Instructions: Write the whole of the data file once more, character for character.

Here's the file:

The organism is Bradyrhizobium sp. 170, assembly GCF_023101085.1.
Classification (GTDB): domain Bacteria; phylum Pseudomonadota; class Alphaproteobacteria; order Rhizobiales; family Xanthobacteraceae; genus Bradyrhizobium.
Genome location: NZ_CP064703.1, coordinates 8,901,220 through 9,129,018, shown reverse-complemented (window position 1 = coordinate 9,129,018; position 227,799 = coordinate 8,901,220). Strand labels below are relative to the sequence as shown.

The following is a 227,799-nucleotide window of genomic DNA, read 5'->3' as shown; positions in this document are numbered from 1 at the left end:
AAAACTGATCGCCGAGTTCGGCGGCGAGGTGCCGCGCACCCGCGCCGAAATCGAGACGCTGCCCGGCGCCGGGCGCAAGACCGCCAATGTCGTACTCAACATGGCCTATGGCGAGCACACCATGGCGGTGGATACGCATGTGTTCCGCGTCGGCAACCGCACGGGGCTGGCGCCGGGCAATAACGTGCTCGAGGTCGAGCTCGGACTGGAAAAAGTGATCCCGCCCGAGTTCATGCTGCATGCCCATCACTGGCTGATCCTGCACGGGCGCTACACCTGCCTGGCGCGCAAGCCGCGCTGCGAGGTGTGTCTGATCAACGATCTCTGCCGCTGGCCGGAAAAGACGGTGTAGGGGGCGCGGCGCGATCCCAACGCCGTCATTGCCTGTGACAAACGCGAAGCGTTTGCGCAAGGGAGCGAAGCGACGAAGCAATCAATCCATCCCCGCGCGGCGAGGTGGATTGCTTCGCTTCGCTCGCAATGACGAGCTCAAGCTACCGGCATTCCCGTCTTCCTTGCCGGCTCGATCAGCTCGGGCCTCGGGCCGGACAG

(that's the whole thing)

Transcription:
The organism is Bradyrhizobium sp. 170, assembly GCF_023101085.1.
Classification (GTDB): domain Bacteria; phylum Pseudomonadota; class Alphaproteobacteria; order Rhizobiales; family Xanthobacteraceae; genus Bradyrhizobium.
Genome location: NZ_CP064703.1, coordinates 8,901,220 through 9,129,018, shown reverse-complemented (window position 1 = coordinate 9,129,018; position 227,799 = coordinate 8,901,220). Strand labels below are relative to the sequence as shown.

The following is a 227,799-nucleotide window of genomic DNA, read 5'->3' as shown; positions in this document are numbered from 1 at the left end:
AAAACTGATCGCCGAGTTCGGCGGCGAGGTGCCGCGCACCCGCGCCGAAATCGAGACGCTGCCCGGCGCCGGGCGCAAGACCGCCAATGTCGTACTCAACATGGCCTATGGCGAGCACACCATGGCGGTGGATACGCATGTGTTCCGCGTCGGCAACCGCACGGGGCTGGCGCCGGGCAATAACGTGCTCGAGGTCGAGCTCGGACTGGAAAAAGTGATCCCGCCCGAGTTCATGCTGCATGCCCATCACTGGCTGATCCTGCACGGGCGCTACACCTGCCTGGCGCGCAAGCCGCGCTGCGAGGTGTGTCTGATCAACGATCTCTGCCGCTGGCCGGAAAAGACGGTGTAGGGGGCGCGGCGCGATCCCAACGCCGTCATTGCCTGTGACAAACGCGAAGCGTTTGCGCAAGGGAGCGAAGCGACGAAGCAATCAATCCATCCCCGCGCGGCGAGGTGGATTGCTTCGCTTCGCTCGCAATGACGAGCTCAAGCTACCGGCATTCCCGTCTTCCTTGCCGGCTCGATCAGCTCGGGCCTCGGGCCGGACAG